According to some Western pundits, the recent Lower House election was going to be a big yawn, with little debate over real issues. In fact, from the start there was a very real debate between the coalition, which argued that the economy still needed pump priming, and the opposition, which claimed that priority should go to something called structural reform.

We were told that Japan’s main newspapers were equally boring and saw their role as supporting the government. In fact the postelection headlines in two of Japan’s main national newspapers — Asahi and Mainichi — exulted in the government’s electoral setback. “Haiboku,” or defeat, was the word they used, even though the coalition did retain a comfortable majority.

But defeat or no defeat, the coalition economic argument did have its merits. It said that continuing weak domestic demand means that for the time being there is no alternative to more government borrowing and spending, mainly for expanded public works.

The opposition and other critics point to the rising mountain of official debt, now well over 600 trillion yen, and to the waste in public-works spending. But just four years ago when the economy seemed headed for a solid recovery, the critics had their way and persuaded the government to cut spending and embark on a range of so-called reforms.

The result was a sudden and dangerous economic downturn. But for the urgent and massive expansion in government spending over the past three years Japan would have gone into a deflationary spiral similar to the U.S. Great Depression of the 1930s, dragging down the rest of Asia and possibly much of the world economy as well.

Today the opposition and other critics are at it again, insisting on spending cuts even though the current recovery seems much weaker than in 1996. These people show little remorse for getting it wrong four years ago.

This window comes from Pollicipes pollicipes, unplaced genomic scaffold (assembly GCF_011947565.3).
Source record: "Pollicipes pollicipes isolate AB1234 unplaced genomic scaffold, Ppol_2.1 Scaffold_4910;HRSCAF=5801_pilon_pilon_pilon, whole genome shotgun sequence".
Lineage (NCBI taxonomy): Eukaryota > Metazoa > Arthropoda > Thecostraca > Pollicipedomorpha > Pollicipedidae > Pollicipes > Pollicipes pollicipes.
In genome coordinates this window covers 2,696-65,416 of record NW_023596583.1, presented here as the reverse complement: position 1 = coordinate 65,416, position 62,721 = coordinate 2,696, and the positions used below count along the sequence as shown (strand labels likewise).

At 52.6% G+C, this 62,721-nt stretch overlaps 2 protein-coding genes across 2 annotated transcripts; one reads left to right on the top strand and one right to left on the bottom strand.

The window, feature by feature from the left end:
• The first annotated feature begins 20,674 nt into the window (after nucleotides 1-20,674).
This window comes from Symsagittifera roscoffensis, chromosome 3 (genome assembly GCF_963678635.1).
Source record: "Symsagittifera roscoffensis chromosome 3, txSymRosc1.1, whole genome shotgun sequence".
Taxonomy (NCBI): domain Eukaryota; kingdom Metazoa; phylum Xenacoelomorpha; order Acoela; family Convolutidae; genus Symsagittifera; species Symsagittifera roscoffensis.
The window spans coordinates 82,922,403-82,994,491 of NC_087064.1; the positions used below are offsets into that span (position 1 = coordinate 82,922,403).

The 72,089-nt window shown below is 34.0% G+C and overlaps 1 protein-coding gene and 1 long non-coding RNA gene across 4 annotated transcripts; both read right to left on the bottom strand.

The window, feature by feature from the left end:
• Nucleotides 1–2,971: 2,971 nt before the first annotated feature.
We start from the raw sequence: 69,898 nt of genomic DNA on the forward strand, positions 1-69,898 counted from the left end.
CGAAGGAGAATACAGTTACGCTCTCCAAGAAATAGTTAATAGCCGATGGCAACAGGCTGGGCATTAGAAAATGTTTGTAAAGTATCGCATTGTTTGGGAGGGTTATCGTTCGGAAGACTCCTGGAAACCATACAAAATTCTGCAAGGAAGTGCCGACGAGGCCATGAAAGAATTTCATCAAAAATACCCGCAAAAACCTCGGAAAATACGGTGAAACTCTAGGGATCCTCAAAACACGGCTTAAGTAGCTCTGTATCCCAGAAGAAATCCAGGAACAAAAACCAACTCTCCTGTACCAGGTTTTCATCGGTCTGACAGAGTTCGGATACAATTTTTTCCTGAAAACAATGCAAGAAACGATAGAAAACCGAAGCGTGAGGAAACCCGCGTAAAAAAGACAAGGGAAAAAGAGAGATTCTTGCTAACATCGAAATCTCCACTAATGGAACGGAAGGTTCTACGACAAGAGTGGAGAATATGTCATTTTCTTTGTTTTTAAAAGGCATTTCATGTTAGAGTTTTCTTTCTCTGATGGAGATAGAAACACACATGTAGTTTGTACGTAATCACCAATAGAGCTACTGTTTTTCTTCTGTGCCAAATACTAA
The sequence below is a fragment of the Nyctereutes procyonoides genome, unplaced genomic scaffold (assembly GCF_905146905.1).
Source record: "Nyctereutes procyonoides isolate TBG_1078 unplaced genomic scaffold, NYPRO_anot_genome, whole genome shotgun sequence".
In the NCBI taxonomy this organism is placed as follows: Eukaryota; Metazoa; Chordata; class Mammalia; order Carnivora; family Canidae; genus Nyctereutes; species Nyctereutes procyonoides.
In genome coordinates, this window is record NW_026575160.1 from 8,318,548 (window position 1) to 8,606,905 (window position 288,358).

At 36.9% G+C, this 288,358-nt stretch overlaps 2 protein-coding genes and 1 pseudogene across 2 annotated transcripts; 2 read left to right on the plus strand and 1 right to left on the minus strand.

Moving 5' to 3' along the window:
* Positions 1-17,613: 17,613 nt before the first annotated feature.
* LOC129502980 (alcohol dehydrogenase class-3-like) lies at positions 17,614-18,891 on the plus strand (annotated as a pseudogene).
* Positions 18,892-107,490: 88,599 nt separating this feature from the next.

Here too the role of the main media is also much more important and interesting than the Western pundits seem to realize. In 1996-97, the influential Nihon Keizai (Japan Economy) newspaper was running a strongly ideological line that said expanded government spending to counter recessions was an outdated, leftwing Keynesianism that already had been repudiated by the enlightened Reaganite/Thatcherite policies of the West.

Like many others, Nihon Keizai had also swallowed the Ministry of Finance line that increased government debt would put Japan into bankruptcy. Subsequent MOF scandals and mistakes have fortunately led most to realize just how little that ministry knows about the real state of the economy and how much it is motivated by its own interests.

Today, Nihon Keizai accepts some need for demand creation policies, including public works. But it sensibly urges spending for projects like urban road widening that promise returns rather than waste.

The opposition has ignored such subtleties, and its constant hammering on the debt problem and public works as some kind of continuing evil clearly struck home in the recent election. Few seemed to note that it was the same opposition parties, the Democratic Party of Japan especially, that had added to the debt problem with their insistent demands for tax cuts before the 1998 Upper House election.

The critics have also pushed through the fashionable idea that more government spending should go to the information-technology area rather than wasteful public works. One result is that the Transport Ministry has decided to spend some of its IT budget on an advanced wireless system that will allow people at bus stops to know exactly when their bus will arrive!

More spending on the roads needed to get the buses to arrive on time would seem far less wasteful.

In any case, no one, not even Nihon Kezai, seems to want to tackle the key issue facing the economy for the past 30 years, namely identifying and dealing with the complex reasons for high personal savings and weak consumer demand.

With national population in decline, the demand problem can only get worse and the economy more parlous.

Fortunately, the politics do show some sign of improving. Urban voters have been weaned from any past knee-jerk attachment they may have had to Japan’s feudalistic Liberal Democratic Party.

And while the move to the single-seat electorate system has unfairly hurt the smaller opposition parties and consolidated the Democrats as the dominant opposition party, even the much-maligned Japan Communist Party managed to attract a greater share of the uncommitted vote (14 percent) than the LDP (13 percent).

The trend to a genuine two-party, conservative vs. progressive, political system can only get stronger. In the process let’s hope that the opposition parties get to understand their nation’s economy a bit better.

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